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Davric Maine Corp. v. Bangor Historic Track
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MAINE SUPREME JUDICIAL COURT					Reporter of Decisions
Decision:	2000 ME 102
Docket:	Cum-99-679
Argued:	May 3, 2000	
Decided:	May 26, 2000

Panel:CLIFFORD, RUDMAN, DANA, SAUFLEY, ALEXANDER, and CALKINS, JJ.


DAVRIC MAINE CORPORATION v. BANGOR HISTORIC TRACK, INC., IVAL CIANCHETTE and STATE HARNESS RACING COMMISSION


RUDMAN, J.
	
	[¶1]  Davric Maine Corporation, the owner and operator of
Scarborough Downs, appeals from a judgment entered in the Superior Court
(Cumberland County, Crowley, J.) granting Bangor Historic Track's (BHT),
Ival Cianchette's, and the State Harness Racing Commission's motion to
dismiss Davric's appeal from a decision of the Commission as untimely.  We
affirm the judgment.
I. FACTS
	[¶2]  On December 7, 1998, the State Harness Racing Commission
issued its decision on licensing applications and race dates for the 1999
harness racing season.  Prior to the decision, the Commission had held an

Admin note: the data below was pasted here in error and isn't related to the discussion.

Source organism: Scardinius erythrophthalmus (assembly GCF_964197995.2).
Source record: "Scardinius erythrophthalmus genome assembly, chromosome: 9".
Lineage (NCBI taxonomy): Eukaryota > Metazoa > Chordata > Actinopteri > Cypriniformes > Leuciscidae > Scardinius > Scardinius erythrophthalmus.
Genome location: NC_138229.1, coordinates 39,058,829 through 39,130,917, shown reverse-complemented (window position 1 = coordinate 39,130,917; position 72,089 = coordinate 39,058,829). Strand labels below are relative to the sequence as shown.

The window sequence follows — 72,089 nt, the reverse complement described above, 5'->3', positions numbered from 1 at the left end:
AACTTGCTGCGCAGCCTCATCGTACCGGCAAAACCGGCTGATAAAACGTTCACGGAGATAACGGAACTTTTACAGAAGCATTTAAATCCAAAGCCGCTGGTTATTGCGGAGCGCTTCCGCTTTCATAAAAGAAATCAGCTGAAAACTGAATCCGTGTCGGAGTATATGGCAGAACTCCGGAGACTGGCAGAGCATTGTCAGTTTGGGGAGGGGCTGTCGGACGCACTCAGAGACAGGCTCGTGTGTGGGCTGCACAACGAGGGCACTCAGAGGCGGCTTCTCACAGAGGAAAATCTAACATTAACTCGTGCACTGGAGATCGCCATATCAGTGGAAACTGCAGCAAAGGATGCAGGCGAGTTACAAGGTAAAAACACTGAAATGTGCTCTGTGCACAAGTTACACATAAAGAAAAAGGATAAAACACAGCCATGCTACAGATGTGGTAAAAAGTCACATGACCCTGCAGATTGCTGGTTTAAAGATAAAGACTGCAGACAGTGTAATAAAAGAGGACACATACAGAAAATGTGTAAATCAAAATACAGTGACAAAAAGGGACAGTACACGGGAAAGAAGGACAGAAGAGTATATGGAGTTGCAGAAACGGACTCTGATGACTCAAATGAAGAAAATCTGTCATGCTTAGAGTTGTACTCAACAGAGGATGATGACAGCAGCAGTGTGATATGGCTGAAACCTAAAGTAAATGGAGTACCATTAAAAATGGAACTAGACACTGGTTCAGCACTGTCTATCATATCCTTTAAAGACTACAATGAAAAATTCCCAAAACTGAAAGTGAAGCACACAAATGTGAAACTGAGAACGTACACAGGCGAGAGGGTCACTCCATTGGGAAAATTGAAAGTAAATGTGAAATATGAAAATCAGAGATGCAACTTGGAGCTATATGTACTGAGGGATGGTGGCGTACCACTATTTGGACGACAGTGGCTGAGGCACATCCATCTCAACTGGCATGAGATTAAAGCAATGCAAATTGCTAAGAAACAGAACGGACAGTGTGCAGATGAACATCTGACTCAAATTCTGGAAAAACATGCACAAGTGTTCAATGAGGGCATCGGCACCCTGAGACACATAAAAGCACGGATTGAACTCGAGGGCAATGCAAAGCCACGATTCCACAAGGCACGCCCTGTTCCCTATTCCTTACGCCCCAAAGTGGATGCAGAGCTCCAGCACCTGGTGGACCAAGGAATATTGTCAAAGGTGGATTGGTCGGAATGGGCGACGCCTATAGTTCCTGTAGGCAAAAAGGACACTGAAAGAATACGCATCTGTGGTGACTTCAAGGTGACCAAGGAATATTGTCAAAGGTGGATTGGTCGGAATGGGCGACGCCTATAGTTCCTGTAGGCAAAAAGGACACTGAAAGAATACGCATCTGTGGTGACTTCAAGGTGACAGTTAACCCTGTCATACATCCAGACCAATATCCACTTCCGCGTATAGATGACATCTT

adjudicatory hearing on November 19 and 20, 1998, to consider
applications for licenses and race dates. At this hearing, all interested
parties were allowed to intervene.  The Commission reissued licenses to
BHT and Scarborough Downs pursuant to 8 M.R.S.A. § 271 (1997).{1}  In its
decision, the Commission issued live race dates to several tracks under two
different headings, "FAIRS AND EXTENDED MEETS"  and "COMMERCIAL
TRACKS." BHT and Scarborough Downs were the only two entities granted
live race dates under the "COMMERCIAL TRACKS" heading.  Davric objects
to the Commission's classification of BHT as a commercial track because the
Commission never heard evidence to support a finding that BHT was a
commercial track{2} and because BHT does not satisfy the requirements of 8